Chuck and cover
Day two of charcoal-making began with moving the woodstack to the inner sanctum of the pit…
We always leave the initial build to W. Palmer (Mark). That cribbing of 3 pieces stacked around the pole forms a “chimney” in which the pit can be fired tomorrow.
Anything can be charcoaled, but we tend to use a lot of maple, cherry, and oak for our burn. It’s all cut to an even length and stacked upright to maximize the coaling effect. Care is taken to fill in all the little gaps with smaller pieces.
Mark gets that second ring of wood started before the bottom ring is too large. Detail of the cribbing below. Live coals and small firewood will be dropped down this stack tomorrow.
More friends came to help out as the stack started to take shape…
We were visited by angels of mercy again today…we ought to make coal more often!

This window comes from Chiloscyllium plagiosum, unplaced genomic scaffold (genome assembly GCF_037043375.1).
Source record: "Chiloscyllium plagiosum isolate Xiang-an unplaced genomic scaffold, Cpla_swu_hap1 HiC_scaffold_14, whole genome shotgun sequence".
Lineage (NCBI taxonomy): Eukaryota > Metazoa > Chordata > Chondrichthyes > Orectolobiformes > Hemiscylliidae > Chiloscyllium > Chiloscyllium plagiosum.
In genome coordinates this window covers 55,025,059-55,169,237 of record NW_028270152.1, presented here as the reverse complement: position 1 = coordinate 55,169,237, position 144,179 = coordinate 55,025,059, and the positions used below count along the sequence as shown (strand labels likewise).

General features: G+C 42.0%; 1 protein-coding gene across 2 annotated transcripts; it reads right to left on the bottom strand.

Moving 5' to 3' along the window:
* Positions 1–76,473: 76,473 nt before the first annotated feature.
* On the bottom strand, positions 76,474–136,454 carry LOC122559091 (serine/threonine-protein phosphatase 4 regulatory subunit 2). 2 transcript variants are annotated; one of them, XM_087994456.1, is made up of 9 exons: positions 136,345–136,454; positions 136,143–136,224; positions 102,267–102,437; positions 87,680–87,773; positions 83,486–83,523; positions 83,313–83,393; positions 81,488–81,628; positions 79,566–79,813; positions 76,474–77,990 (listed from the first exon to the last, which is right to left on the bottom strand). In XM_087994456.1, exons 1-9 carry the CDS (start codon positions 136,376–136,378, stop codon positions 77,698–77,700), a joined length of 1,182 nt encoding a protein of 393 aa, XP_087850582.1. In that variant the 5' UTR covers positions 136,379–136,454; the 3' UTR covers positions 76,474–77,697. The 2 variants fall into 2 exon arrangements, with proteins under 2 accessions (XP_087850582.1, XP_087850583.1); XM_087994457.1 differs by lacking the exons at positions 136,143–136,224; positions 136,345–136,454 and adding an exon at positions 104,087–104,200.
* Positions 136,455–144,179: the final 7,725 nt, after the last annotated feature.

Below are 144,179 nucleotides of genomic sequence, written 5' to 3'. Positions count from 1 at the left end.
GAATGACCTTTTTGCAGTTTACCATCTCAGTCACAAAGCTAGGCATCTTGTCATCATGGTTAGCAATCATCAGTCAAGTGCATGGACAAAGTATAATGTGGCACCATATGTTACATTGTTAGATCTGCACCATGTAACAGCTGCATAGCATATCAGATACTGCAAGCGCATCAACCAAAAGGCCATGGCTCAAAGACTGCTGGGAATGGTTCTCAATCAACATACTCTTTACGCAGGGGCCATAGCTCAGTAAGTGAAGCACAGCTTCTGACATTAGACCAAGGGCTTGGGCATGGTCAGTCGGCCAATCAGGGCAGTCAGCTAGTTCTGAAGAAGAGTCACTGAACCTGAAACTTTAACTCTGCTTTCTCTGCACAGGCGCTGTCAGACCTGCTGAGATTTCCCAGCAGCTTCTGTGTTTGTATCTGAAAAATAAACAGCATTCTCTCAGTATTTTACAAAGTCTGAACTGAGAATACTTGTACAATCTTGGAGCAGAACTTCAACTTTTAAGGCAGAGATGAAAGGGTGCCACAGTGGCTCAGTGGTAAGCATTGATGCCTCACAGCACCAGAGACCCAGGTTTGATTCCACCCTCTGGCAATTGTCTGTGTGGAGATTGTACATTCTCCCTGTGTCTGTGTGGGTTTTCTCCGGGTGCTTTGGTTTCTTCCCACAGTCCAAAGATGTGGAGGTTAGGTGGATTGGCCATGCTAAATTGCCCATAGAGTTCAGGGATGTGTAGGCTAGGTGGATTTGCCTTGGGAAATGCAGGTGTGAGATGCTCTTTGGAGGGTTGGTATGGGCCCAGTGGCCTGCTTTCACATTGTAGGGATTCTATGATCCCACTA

Here’s the last time these billets of wood will see the light of day as firewood. Next stop, charcoal.
We cover the stack with a mix of hay and grass. It forms a veil between the wood…
…and the blackened earth called, “breeze”. Breeze is a mix of ash, ground up bits of charcoal, the tars which come out of the wood in coaling, and the angst of many a collier. It’s the ideal cover for a new burn.
A board is placed over the top of the cribbing to keep the breeze from filling the hollow.
Tomorrow morning, we’ll open up the chimney and begin to charge the stack with fire. Depending on the wind and other unknown factors, it can look very dramatic–a little like a space shuttle launch. We’ll try our best to get video.